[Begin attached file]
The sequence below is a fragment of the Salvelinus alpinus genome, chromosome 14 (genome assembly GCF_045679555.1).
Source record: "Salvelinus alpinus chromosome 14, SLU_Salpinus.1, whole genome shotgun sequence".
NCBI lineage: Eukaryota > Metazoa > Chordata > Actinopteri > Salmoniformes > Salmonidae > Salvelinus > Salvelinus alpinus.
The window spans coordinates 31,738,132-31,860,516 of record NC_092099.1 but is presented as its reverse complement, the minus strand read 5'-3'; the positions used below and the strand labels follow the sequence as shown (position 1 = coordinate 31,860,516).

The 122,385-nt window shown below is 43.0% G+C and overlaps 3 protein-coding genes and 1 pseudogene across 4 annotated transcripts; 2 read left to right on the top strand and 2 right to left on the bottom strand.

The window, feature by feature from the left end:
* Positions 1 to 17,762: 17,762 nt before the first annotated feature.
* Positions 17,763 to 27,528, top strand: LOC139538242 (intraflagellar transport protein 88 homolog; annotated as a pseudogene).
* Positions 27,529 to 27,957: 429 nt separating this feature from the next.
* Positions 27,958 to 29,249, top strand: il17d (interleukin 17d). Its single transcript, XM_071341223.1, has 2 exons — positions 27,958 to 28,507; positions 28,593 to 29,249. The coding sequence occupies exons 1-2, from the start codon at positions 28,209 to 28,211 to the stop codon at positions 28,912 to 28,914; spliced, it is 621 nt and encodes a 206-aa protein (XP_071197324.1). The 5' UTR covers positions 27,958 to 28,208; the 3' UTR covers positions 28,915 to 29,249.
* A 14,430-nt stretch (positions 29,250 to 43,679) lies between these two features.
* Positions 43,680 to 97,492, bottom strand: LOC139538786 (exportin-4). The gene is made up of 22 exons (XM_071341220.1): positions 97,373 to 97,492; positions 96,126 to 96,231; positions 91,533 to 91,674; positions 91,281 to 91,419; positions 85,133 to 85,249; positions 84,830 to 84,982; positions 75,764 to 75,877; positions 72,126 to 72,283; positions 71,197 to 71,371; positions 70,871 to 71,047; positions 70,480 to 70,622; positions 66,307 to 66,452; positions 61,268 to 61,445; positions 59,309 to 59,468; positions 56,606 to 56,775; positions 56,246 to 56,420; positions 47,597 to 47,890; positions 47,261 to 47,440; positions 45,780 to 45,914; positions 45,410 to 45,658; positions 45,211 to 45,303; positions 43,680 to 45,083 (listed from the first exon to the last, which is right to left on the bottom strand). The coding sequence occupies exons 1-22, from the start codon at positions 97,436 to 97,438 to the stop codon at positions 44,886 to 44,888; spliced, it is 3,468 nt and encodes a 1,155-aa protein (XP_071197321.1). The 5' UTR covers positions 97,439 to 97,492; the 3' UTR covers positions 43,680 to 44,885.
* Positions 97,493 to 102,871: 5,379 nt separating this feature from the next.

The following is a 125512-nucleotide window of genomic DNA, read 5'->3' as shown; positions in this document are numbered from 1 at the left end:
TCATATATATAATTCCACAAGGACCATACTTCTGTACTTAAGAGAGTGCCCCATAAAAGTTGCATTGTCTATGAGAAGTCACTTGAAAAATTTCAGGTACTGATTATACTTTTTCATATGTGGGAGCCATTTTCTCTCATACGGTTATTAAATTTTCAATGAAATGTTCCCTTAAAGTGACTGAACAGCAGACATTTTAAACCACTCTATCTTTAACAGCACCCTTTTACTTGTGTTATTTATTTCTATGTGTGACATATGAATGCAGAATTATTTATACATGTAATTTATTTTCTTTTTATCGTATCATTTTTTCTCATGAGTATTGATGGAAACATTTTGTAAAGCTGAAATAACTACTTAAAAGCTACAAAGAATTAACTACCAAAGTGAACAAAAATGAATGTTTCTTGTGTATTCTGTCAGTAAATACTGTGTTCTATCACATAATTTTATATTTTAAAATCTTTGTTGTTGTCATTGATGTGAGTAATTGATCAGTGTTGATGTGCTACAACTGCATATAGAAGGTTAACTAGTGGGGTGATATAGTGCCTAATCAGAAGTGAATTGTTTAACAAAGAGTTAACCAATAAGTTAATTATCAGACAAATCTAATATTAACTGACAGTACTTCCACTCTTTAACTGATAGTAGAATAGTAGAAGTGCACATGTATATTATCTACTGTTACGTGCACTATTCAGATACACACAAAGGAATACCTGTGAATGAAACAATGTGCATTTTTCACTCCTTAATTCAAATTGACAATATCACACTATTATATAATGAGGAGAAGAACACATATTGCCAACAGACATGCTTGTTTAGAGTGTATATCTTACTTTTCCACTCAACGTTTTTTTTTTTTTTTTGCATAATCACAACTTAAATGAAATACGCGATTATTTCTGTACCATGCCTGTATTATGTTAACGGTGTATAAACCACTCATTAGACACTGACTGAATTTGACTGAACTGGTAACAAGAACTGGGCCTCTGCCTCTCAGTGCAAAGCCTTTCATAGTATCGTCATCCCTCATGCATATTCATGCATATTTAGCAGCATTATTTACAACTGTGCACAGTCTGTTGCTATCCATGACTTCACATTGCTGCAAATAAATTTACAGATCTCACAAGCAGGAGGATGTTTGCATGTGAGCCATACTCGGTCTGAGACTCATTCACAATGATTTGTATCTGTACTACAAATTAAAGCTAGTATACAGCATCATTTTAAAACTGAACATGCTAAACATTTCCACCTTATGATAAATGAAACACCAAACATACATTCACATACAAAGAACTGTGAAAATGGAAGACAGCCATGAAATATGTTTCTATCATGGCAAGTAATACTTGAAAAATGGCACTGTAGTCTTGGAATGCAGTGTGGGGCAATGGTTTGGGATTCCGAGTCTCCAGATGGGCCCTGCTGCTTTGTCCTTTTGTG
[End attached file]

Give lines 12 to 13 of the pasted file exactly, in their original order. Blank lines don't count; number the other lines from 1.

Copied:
* Positions 43,680 to 97,492, bottom strand: LOC139538786 (exportin-4). The gene is made up of 22 exons (XM_071341220.1): positions 97,373 to 97,492; positions 96,126 to 96,231; positions 91,533 to 91,674; positions 91,281 to 91,419; positions 85,133 to 85,249; positions 84,830 to 84,982; positions 75,764 to 75,877; positions 72,126 to 72,283; positions 71,197 to 71,371; positions 70,871 to 71,047; positions 70,480 to 70,622; positions 66,307 to 66,452; positions 61,268 to 61,445; positions 59,309 to 59,468; positions 56,606 to 56,775; positions 56,246 to 56,420; positions 47,597 to 47,890; positions 47,261 to 47,440; positions 45,780 to 45,914; positions 45,410 to 45,658; positions 45,211 to 45,303; positions 43,680 to 45,083 (listed from the first exon to the last, which is right to left on the bottom strand). The coding sequence occupies exons 1-22, from the start codon at positions 97,436 to 97,438 to the stop codon at positions 44,886 to 44,888; spliced, it is 3,468 nt and encodes a 1,155-aa protein (XP_071197321.1). The 5' UTR covers positions 97,439 to 97,492; the 3' UTR covers positions 43,680 to 44,885.
* Positions 97,493 to 102,871: 5,379 nt separating this feature from the next.